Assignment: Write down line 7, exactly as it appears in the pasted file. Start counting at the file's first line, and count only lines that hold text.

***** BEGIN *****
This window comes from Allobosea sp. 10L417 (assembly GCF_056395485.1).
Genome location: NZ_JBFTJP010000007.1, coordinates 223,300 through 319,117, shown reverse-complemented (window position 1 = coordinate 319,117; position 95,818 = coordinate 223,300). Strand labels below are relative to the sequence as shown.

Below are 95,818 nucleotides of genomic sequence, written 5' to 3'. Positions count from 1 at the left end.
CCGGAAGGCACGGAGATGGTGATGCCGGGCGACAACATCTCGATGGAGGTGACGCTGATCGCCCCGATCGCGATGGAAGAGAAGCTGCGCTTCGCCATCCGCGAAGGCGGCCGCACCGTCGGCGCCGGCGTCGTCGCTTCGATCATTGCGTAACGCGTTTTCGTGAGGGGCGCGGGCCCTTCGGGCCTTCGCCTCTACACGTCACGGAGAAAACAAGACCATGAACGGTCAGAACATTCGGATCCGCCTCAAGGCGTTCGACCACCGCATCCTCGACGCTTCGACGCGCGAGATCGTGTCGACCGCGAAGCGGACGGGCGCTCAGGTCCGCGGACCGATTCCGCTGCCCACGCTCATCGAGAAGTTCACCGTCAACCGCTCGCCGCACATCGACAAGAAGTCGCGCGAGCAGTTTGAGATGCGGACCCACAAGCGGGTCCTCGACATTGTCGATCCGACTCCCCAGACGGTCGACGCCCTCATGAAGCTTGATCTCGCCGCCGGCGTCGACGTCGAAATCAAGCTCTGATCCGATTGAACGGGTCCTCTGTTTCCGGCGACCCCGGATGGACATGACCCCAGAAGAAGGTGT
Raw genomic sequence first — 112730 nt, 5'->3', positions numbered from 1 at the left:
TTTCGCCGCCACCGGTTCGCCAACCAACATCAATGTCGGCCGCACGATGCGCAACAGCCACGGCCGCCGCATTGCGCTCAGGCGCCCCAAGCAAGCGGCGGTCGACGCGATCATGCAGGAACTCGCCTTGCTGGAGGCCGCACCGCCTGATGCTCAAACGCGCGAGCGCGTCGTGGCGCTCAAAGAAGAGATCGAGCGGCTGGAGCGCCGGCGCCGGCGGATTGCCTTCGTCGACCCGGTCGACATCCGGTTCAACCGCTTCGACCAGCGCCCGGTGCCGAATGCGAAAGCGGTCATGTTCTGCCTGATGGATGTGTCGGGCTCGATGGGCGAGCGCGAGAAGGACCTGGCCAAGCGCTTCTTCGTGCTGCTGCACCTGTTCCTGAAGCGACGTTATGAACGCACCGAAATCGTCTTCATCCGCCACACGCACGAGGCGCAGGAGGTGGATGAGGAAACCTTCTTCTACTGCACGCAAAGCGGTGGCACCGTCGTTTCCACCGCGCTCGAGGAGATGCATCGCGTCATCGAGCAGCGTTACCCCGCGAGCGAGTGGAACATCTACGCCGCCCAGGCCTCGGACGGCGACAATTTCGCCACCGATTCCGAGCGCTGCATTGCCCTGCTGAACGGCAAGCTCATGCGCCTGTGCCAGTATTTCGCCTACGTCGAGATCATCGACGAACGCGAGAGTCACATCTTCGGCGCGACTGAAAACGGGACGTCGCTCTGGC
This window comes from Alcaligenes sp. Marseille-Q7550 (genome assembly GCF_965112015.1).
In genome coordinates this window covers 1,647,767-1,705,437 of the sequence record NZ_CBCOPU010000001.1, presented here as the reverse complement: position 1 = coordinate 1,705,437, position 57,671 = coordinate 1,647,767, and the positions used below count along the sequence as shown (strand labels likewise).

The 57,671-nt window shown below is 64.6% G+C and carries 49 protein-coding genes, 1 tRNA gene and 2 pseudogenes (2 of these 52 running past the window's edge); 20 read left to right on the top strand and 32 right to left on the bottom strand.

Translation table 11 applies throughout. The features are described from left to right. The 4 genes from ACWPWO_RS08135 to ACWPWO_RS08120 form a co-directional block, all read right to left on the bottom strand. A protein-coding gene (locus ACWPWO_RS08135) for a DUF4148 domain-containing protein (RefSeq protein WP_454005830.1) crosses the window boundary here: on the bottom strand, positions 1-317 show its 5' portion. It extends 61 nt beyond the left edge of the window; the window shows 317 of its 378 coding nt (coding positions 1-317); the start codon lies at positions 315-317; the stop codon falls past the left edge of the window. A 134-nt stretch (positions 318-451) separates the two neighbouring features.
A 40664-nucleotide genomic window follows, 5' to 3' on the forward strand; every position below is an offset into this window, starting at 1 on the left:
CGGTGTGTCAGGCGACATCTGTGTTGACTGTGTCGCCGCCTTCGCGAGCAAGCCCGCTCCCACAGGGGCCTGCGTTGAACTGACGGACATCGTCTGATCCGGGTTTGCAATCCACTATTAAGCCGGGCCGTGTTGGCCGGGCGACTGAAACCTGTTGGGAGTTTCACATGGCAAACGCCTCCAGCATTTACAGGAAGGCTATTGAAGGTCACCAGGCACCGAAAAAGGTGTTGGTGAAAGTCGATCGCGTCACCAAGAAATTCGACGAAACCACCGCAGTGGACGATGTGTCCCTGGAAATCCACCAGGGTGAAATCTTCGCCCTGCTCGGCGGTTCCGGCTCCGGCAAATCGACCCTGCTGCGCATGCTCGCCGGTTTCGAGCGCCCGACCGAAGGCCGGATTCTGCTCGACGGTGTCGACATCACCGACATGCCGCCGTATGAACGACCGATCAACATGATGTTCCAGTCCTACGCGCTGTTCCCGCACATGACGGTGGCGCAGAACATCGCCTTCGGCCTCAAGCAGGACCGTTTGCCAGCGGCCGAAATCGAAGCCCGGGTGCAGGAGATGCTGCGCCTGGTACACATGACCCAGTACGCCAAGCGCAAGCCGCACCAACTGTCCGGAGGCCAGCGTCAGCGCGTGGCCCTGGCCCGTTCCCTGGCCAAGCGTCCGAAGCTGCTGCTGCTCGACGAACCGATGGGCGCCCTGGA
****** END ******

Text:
This window comes from Alcaligenes sp. Marseille-Q7550 (genome assembly GCF_965112015.1).